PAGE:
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BMJ Open. 2012 Nov 5;2(6). pii: e001469. doi: 10.1136/bmjopen-2012-001469. Print 2012.

Clinical effectiveness of a patient decision aid to improve decision quality and glycaemic control in people with diabetes making treatment choices: a cluster randomised controlled trial (PANDAs) in general practice.

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  • 1Academic Unit of Primary Medical Care, Northern General Hospital, University of Sheffield, Sheffield, UK.

Abstract

OBJECTIVE:

To determine the effectiveness of a patient decision aid (PDA) to improve decision quality and glycaemic control in people with diabetes making treatment choices using a cluster randomised controlled trial (RCT).

DESIGN:

A cluster RCT.

SETTING:

49 general practices in UK randomised into intervention (n=25) and control (n=24).

PARTICIPANTS:

General practices Inclusion criteria: >4 medical partners; list size >7000; and a diabetes register with >1% of practice population. 191 practices assessed for eligibility, and 49 practices randomised and completed the study. Patients People with type 2 diabetes mellitus (T2DM) taking at least two oral glucose-lowering drugs with maximum tolerated dose with a glycosolated haemoglobin (HbA1c) greater than 7.4% (IFCC HbA1c >57 mmol/mol) or advised in the preceeding 6 months to add or consider changing to insulin therapy.

EXCLUSION CRITERIA:

currently using insulin therapy; difficulty reading or understanding English; difficulty in understanding the purpose of the study; visual or cognitive impairment or mentally ill. A total of 182 assessed for eligibility, 175 randomised to 95 intervention and 80 controls, and 167 completion and anlaysis.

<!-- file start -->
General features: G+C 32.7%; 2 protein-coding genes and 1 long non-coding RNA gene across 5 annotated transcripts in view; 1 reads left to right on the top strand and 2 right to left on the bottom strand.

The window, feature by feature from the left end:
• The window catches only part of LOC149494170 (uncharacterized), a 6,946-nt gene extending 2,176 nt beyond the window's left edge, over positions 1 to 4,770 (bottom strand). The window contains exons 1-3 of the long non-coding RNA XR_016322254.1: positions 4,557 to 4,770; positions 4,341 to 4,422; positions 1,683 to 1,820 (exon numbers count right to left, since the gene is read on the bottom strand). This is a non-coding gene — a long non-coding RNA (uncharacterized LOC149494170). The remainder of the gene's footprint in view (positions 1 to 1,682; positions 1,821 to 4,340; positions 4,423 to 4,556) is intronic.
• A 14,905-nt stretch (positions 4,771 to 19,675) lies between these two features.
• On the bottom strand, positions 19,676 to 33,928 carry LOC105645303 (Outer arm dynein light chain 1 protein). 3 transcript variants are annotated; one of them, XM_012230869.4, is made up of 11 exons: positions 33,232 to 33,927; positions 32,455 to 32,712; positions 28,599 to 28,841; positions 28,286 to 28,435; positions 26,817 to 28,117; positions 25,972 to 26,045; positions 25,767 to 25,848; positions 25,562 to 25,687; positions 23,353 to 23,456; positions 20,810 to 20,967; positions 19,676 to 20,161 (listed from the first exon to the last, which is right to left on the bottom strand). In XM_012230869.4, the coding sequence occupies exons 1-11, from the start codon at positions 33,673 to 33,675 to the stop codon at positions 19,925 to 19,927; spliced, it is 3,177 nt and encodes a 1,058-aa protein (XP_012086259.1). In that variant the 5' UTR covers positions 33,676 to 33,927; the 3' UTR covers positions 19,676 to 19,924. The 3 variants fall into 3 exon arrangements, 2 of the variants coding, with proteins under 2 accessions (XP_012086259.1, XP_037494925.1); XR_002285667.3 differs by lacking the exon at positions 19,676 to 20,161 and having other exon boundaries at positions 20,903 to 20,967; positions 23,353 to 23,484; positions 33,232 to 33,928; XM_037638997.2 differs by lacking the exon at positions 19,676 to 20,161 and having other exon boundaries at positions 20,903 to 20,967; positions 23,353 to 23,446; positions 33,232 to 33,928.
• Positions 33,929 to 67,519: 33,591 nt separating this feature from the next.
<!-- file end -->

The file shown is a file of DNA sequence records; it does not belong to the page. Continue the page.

INTERVENTION:

Brief training of clinicians and use of PDA with patients in single consultation.

PRIMARY OUTCOMES:

Decision quality (Decisional Conflict Scores, knowledge, realistic expectations and autonomy) and glycaemic control (glycosolated haemoglobin, HbA1c).

SECONDARY OUTCOMES:

Knowledge and realistic expectations of the risks and benefits of insulin therapy and diabetic complications.

RESULTS:

Intervention group: lower total Decisional Conflict Scores (17.4 vs 25.2, p<0.001); better knowledge (51.6% vs 28.8%, p<0.001); realistic expectations (risk of 'hypo', 'weight gain', 'complications'; 81.0% vs 5.2%, 70.5% vs 5.3%, 26.3% vs 5.0% respectively, p<0.001); and were more autonomous in decision-making (64.1% vs 42.9%, p=0.012). No significant difference in the glycaemic control between the two groups.

CONCLUSIONS:

Use of the PANDAs decision aid reduces decisional conflict, improves knowledge, promotes realistic expectations and autonomy in people with diabetes making treatment choices in general practice. ISRCTN TRIALS REGISTER NUMBER: 14842077.

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